Bonus Bingo

Reading blogs can become a major distraction, but can also be a good source of information and ideas. Like this piece I saw tucked away in a response to a post on Diane Ravitch’s Blog on how the implementation of a new and different bonus system at Hewlett-Packard in the early 1990’s went awry. Seems that a program for increasing worker productivity and enhancing team performance, versus individual performance, by designing a plan that tied 10 to 20 percent of workers’ pay to each team’s performance did not have quite the desired effects.

Read for yourself how it all panned out.  The piece, by Kevin Gray, is called How NOT to Do Incentive Pay and comes from CBS Money Watch site. Looks fairly instructive to any organization that may be thinking that $$$ makes the world go around.

Here’s part of the HP story; the highlighting through bolding is mine. Important lessons to be learned; take-aways in today’s edreform vernacular.

“The experience of Hewlett’s San Diego production unit was typical. Management set a series of production goals — parts or units moved per hour, per day, for instance — for several teams, and based their workers’ pay on three levels of rewards. They figured that most of the teams, 90 percent, could reach Level 1. Of that, maybe 50 percent would reach Level 2. And it was likely that only 10 to 15 percent could reach Level 3, the highest and most productive. Achieving Level 3 status meant each worker on the team would receive a bonus from $150 to $200 for that month.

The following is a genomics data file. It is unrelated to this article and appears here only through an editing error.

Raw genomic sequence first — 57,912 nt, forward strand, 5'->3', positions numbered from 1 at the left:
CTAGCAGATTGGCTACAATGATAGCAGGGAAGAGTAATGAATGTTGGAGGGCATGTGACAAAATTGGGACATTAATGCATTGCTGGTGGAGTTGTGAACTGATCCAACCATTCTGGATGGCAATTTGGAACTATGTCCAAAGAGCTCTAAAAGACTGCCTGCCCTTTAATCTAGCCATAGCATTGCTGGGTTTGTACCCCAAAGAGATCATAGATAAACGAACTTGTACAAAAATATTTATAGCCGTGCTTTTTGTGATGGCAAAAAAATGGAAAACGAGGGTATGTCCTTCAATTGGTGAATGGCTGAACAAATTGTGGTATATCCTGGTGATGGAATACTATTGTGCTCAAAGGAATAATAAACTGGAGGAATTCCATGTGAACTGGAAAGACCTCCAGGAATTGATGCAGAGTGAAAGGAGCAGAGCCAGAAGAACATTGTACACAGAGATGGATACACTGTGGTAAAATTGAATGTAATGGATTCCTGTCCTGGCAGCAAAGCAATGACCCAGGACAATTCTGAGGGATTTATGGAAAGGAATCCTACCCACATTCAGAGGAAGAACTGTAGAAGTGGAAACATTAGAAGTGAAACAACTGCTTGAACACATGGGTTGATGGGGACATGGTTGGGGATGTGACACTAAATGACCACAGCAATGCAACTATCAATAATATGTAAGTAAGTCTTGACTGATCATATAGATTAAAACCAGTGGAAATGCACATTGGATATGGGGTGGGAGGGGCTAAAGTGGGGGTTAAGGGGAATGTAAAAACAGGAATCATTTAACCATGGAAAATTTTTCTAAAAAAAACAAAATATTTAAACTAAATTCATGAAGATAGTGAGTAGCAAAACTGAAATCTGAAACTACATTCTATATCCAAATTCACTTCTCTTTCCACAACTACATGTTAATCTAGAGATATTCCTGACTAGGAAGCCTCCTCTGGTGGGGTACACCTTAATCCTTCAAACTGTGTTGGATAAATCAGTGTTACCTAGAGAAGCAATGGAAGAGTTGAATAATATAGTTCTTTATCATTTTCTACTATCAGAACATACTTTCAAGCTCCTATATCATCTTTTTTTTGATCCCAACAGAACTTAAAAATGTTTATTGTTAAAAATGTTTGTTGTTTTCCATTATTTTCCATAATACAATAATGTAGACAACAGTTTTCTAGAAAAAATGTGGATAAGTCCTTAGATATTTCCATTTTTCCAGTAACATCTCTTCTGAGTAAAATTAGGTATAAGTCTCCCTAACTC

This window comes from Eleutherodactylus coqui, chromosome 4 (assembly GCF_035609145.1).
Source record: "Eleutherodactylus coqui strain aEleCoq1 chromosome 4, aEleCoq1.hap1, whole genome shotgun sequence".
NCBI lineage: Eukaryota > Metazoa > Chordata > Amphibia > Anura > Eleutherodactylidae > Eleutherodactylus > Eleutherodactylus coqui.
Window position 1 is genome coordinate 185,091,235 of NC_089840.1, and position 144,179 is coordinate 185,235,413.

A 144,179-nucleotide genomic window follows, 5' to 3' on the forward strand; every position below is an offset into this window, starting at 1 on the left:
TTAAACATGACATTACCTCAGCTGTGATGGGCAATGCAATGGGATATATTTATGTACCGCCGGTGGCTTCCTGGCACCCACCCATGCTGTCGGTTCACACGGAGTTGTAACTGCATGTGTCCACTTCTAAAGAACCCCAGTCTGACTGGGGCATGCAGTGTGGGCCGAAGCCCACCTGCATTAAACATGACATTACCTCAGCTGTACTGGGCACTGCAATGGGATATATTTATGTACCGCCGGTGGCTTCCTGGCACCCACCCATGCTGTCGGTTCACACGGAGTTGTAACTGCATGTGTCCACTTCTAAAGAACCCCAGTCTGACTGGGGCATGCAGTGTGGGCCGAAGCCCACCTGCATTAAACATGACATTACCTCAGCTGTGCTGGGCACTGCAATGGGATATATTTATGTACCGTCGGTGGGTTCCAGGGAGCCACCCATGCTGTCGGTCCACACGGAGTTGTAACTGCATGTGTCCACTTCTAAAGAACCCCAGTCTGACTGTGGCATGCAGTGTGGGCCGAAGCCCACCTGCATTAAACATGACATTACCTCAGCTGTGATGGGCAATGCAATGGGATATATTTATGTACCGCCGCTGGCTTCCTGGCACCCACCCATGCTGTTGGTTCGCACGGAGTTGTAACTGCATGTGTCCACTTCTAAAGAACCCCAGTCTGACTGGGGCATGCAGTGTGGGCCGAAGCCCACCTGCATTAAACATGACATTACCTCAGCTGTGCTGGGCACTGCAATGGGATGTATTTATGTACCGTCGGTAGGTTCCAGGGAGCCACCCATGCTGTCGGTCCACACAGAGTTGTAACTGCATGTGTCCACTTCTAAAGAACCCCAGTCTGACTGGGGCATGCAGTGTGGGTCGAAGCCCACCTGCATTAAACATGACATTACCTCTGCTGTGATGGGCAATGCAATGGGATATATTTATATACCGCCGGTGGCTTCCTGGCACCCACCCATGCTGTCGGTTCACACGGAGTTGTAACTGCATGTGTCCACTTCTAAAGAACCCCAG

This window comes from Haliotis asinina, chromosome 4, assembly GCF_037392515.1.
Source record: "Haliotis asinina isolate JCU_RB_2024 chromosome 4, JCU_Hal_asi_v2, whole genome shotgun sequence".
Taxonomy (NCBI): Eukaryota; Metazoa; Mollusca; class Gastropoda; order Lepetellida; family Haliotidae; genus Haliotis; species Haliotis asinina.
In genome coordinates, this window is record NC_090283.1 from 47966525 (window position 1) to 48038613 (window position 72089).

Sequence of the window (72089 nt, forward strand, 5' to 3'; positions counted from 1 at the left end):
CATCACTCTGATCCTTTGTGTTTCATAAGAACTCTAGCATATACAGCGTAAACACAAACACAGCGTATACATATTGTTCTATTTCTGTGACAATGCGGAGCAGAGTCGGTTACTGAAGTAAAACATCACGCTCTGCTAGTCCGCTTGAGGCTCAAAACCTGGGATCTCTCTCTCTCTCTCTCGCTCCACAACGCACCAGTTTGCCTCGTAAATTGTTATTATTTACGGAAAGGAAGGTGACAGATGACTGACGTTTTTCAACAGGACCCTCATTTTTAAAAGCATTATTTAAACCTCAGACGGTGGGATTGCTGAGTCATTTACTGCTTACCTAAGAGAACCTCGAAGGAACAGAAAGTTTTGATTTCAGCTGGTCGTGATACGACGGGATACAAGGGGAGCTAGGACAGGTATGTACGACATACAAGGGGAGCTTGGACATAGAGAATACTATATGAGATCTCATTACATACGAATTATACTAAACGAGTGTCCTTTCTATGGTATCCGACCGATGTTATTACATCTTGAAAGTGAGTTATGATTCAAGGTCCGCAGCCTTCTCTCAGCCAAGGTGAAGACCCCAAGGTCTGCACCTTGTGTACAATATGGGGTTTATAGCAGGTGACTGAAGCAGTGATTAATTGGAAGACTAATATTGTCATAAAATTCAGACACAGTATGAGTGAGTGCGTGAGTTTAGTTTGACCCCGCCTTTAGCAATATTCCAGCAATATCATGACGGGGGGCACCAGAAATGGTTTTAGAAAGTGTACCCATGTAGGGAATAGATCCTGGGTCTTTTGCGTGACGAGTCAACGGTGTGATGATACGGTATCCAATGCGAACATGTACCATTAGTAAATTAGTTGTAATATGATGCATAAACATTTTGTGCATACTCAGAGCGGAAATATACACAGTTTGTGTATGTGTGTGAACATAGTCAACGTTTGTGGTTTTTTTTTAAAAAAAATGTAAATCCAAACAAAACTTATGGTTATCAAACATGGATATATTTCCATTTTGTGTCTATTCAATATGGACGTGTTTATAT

They were wrong. For the first six months, nearly every team hit the two highest levels. Good for employees, who were suddenly — if briefly — flush, but bad for the bottom line. Management found itself paying out more than it had expected, so it adjusted the target numbers upwards, essentially moving the goal posts during the game.

A bad mood began to set in. [I will bet that it did!!]

The slow delivery of parts from other units affected their work and frustrated the teams. High-performing teams refused to allow workers they saw as less experienced join them. Less movement between teams meant that less knowledge was shared or transferred among employees. Workers who bought cars and new homes had trouble paying loans when they could not achieve their numbers. The whole experiment grew increasingly messy, and workers became irritated.”

Hmmm,…  Unintended consequences and unexpected results–to be sure. But, that’s the way things go when one is dealing with people and not widgets. The phrase “so it adjusted the target numbers upwards, essentially moving the goal posts during the game” certainly got my attention. Reminded me of the ever upward re-establishment of targets for reading and math scores for achieving AYP under No Child Left Behind. The kids couldn’t meet last year’s target of 729, so they moved it up to 755 for this year, and reset it yet again for 783 for next year. WTH? Does this make sense to anyone?

Anyway, let’s see what the outcomes will be with the DEDOE plan to incentivize highly effective teachers to stay in their struggling schools or for other highly effective teachers to transfer to a much more challenged and challenging school. Stay tuned.

 

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This entry was posted in "Reform Experts", Accountability, Merit Pay, School Improvement. Bookmark the permalink.

3 Responses to Bonus Bingo

  1. John Young says:

    Frederika, must use words precisely. DEDOE is going to offer incentives to highly effective RATED teachers. Those are the exact words in the letter of the program offering from the DOE. It’s important because if we accept the premise of the program, then we tacitly concur with the notion that it IS the test scores that make teachers effective.
    In an odd irony, the DOE uses the word RATED which acknowledges that the pay comes from the rating system and does not necessarily go to the most effective educator. Tricky stuff.

  2. John Young says:

    Performance incentives almost always fail:

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